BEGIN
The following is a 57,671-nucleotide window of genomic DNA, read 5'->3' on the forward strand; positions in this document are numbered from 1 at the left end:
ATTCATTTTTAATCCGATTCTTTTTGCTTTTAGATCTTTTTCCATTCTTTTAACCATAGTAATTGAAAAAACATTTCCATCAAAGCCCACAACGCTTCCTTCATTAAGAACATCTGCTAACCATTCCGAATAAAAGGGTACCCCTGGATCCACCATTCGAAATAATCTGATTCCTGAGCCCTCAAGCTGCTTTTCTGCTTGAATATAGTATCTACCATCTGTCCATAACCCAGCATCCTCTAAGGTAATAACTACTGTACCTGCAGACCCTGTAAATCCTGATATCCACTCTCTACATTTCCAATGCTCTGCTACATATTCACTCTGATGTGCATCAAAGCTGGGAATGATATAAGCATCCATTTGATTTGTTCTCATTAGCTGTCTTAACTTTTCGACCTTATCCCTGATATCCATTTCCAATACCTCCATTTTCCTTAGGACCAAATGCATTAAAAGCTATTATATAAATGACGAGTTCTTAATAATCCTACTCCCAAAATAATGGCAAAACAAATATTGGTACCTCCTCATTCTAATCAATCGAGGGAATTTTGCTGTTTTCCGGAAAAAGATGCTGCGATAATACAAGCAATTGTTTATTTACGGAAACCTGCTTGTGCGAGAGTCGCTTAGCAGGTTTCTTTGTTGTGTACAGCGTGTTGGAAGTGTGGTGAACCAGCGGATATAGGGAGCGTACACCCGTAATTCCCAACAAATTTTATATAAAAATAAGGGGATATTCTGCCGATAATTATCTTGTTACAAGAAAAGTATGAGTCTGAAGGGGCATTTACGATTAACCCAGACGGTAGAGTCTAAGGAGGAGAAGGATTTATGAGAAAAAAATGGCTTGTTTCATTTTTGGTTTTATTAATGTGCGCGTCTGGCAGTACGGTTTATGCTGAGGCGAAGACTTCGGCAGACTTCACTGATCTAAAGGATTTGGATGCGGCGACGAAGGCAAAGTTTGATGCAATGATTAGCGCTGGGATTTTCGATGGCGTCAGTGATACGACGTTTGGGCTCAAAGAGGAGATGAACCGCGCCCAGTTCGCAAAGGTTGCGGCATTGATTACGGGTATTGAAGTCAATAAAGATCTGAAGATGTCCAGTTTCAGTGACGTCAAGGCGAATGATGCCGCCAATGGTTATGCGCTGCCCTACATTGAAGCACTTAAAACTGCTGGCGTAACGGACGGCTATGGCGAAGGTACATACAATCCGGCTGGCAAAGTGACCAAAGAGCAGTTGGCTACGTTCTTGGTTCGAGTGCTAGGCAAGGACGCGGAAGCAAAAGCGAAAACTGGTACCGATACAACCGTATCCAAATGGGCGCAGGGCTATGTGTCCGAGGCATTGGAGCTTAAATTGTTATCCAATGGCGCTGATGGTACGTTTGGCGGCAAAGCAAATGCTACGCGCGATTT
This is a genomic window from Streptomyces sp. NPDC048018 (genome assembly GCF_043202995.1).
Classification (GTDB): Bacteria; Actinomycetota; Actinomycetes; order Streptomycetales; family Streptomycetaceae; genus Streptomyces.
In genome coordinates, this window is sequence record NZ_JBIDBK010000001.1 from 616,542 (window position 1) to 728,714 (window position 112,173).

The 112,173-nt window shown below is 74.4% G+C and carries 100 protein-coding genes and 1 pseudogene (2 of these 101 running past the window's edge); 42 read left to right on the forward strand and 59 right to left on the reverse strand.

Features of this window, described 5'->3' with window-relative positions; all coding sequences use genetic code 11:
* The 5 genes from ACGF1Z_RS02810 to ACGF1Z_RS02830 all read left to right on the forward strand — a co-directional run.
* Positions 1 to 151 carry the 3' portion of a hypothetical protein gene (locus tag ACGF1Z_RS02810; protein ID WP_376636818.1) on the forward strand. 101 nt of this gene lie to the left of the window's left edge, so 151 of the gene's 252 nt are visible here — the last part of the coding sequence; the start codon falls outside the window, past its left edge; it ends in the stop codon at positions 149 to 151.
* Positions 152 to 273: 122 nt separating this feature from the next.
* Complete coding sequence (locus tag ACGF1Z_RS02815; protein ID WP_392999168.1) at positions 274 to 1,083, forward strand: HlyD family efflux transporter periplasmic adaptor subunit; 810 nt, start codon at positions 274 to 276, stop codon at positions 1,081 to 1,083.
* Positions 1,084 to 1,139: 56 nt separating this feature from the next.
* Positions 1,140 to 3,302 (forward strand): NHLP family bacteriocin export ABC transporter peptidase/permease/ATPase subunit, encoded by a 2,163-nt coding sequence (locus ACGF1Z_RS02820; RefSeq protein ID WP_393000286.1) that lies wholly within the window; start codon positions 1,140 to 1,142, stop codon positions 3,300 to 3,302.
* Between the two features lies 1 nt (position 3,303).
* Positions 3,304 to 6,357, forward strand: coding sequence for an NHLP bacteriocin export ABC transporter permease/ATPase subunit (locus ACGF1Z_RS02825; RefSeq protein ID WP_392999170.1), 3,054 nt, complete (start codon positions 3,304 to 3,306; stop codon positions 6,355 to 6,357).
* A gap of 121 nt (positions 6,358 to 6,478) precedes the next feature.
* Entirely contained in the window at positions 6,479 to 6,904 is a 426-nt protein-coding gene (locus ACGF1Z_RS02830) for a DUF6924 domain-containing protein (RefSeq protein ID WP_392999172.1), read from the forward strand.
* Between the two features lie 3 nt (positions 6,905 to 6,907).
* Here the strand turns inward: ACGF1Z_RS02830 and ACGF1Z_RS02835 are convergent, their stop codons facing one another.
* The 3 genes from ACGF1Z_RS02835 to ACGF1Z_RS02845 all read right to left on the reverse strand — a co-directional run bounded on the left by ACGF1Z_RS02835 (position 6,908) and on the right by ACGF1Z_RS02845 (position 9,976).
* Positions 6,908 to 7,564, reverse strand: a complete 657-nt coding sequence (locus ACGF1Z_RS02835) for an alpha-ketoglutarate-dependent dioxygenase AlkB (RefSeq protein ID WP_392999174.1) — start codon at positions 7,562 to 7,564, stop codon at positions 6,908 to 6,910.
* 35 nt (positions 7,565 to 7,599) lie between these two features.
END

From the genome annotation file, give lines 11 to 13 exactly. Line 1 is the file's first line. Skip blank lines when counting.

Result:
* Complete coding sequence (locus tag ACGF1Z_RS02815; protein ID WP_392999168.1) at positions 274 to 1,083, forward strand: HlyD family efflux transporter periplasmic adaptor subunit; 810 nt, start codon at positions 274 to 276, stop codon at positions 1,081 to 1,083.
* Positions 1,084 to 1,139: 56 nt separating this feature from the next.
* Positions 1,140 to 3,302 (forward strand): NHLP family bacteriocin export ABC transporter peptidase/permease/ATPase subunit, encoded by a 2,163-nt coding sequence (locus ACGF1Z_RS02820; RefSeq protein ID WP_393000286.1) that lies wholly within the window; start codon positions 1,140 to 1,142, stop codon positions 3,300 to 3,302.